TO: Edunationredux Learning Community
DATE: 25 July 2014
This is a brief postscript to the last Edunationredux post, “The Forest For the Trees…” The reason, a trove of points of view that tumbled out of press coverage after “Forest" was posted.
An insightful article, “Why Do Americans Stink at Math,” was published this week in the NYT. Its thesis is that America’s public school teachers are the vortex of that failure, but primarily because of the enabling of those failures by our schools of education.
That piece was narrowly preceded by a widely cited report from the source of the international PISA testing of school performance (the OECD), the regular basis for assessments that US schools are underperforming. The study’s finding: Our public school principals hold seriously distorted perceptions of a property of their students.
Also popping after “Forest” posted, a revealing article in WaPo’s “The Answer Sheet" by an experienced public and private school educator and education administrator; "The many reasons 'I am ashamed to be part of the system.'"
Inside these conundrums, a complex of reasons why.
One explanation is simply public education’s delusion-based coping mechanisms: From a Board-Certified psychiatrist — “…psychological strategies used by individuals (and by extension—groups of individuals and even entire nations at times) to cope with reality and to maintain his/her self-image.” “A defense mechanism becomes pathological when … it prevents being able to cope with a real threat and obscures ability to perceive reality.”
A second explanation is that many of our systems have evolved into implacable and dysfunctional bureaucratic enclaves, lacking effective oversight, and doing what bureaucracies do, resisting any change that might threaten loss of power or dollars. This was an assertion in the “Forest” linked report a decade after “A Nation at Risk,” by EDUCATIONnext, titled “Are We Still at Risk.”
Still another explanation from “Are We Still at Risk” was cited in our post: “Risk underestimated the tenacity of the ‘thoughtworld’ of the nation’s colleges of education, which see themselves as owners of the nation’s schools and the minds of educators, free to impose their ideas on future teachers and administrators regardless of evidence about their effectiveness.”
Much press handling of the “corporate reform” attack on the nation’s public systems slights the issues and risks to our current model of public education, even in places such as university communities that should reflect greater intellect and objectivity. Indeed, the latter coverage and presumed delusions introduce double jeopardy for our systems, withholding from the public legitimate challenges to local school strategies and control, and masking building indictment of collegiate schools of education.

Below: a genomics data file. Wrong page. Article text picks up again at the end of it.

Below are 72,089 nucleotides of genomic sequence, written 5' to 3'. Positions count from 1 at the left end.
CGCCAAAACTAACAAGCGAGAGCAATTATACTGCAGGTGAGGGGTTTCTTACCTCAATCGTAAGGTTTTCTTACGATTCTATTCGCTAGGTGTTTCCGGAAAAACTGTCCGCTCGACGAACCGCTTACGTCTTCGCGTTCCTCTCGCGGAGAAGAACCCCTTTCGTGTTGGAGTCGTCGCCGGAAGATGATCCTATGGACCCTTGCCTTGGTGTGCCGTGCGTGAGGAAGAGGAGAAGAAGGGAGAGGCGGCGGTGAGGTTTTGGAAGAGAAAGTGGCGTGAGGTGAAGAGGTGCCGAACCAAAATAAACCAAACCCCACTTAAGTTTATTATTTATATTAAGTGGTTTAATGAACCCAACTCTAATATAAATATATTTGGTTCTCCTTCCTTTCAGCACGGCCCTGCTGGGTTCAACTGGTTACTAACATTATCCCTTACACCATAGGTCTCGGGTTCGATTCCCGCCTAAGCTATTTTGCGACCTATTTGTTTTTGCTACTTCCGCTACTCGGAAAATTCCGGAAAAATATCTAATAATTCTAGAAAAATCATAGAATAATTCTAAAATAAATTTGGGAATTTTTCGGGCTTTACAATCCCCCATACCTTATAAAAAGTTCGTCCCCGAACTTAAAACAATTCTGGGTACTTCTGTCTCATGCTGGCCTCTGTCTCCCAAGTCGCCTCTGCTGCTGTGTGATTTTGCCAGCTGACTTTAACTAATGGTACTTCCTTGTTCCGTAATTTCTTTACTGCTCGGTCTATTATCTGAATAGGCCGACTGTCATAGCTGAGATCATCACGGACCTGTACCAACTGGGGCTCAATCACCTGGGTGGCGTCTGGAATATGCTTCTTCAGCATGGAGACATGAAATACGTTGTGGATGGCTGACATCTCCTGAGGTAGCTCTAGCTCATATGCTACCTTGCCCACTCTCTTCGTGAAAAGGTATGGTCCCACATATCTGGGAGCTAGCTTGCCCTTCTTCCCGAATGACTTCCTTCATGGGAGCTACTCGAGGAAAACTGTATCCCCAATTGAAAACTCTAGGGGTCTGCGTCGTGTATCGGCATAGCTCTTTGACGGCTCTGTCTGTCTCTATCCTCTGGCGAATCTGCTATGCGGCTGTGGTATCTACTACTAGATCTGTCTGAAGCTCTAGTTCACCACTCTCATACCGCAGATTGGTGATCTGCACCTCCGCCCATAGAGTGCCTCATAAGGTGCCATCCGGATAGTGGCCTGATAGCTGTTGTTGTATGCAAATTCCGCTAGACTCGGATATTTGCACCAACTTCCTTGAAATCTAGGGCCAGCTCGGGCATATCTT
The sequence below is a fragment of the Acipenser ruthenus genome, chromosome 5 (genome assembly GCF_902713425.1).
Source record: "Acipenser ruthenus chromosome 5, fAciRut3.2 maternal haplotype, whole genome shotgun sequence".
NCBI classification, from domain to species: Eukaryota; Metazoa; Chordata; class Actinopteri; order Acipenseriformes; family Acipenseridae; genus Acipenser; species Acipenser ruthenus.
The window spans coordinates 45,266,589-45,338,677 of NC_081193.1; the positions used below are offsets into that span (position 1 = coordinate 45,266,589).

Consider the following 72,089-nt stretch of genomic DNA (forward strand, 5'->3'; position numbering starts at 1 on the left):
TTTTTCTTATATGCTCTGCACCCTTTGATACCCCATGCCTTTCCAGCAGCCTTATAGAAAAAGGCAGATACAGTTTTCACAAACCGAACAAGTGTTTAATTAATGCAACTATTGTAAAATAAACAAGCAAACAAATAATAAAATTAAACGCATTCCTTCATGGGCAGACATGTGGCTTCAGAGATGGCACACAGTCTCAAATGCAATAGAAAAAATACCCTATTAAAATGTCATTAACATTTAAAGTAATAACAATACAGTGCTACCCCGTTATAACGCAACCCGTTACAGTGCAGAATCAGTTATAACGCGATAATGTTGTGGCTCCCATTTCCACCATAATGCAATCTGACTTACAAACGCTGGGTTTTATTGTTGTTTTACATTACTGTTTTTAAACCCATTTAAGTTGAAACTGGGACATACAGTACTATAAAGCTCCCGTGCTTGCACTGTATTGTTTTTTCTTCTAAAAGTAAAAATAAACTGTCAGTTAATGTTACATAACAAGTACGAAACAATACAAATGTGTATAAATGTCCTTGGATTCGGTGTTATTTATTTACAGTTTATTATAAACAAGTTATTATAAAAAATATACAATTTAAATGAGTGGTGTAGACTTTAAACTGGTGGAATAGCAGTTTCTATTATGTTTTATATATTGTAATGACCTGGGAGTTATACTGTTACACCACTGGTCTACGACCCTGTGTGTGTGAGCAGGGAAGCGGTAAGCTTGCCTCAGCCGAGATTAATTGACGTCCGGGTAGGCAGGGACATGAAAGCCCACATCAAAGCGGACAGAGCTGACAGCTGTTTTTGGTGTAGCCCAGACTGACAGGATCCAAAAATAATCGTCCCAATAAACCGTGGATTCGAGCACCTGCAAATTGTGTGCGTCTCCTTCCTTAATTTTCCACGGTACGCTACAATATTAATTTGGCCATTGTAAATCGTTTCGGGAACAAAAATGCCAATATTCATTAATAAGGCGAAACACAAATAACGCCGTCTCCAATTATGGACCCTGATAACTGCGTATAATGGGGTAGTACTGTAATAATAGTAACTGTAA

A very personally-felt case-in-point, because of 45 years of residency in the community, is Bloomington, IN, its principal press, The Herald-Times. The allegation is that this press’ editorial function has in this century regularly censored or ignored coverage of virtually all larger public school reform issues, and of malfeasance throughout its MCCSC county school system. The damage inflicted on the community and its progeny for an unknowable time period — that may even extend to the publication’s alleged manipulation of information to support incompetent system leadership, and subjecting taxpayers to unnecessary school levies — is unconscionable even by civilian standards, and despicable by a community’s principal alleged free press.
The growing implications, of what may be material leaks of insight from public school systems that simply abhor transparency, are three: That lifting the lid on too many of our public schools reveals negative BOE and system performances that have been too long covered up or publicly deflected; that our public systems’ flaws will become increasingly visible, further indicting our schools of education; and that for 34 years our alleged reformers, punitively targeting public school teachers and students with standardized testing (now bungled) and VAM, may have had the wrong culprits in their cross-hairs.
Parenthetically, the latter assessment may also apply to this nation’s US Department of Education, and its principals, with both the NEA and AFT national teachers’ unions challenging the Federal reform stances taken, and now Arne Duncan’s continued agency leadership for cause.
One of the earliest lessons offered in even the most rudimentary treatment of the logic of inquiry or decision making, is to define the right problem. Both our overall public education bureaucracy, and our alleged “corporate reform” horde, seem to merit a single letter grade to supersede the faux NCLB assessments and witless state grading: An “F.”
Next on the Edunationredux agenda, some of our institutions of higher education, and some of their embedded colleges and schools, that are supposed to be this nation’s cutting edge for learning and innovation; but are they still viable, and for how long given questionable priorities and resource use?
Dr. Ronald Willett, 29 Canterbury Drive, New Bremen, OH 45869
Home: 419-977-2103 Cell: 419-202-2044
Home: 419-977-2103 Cell: 419-202-2044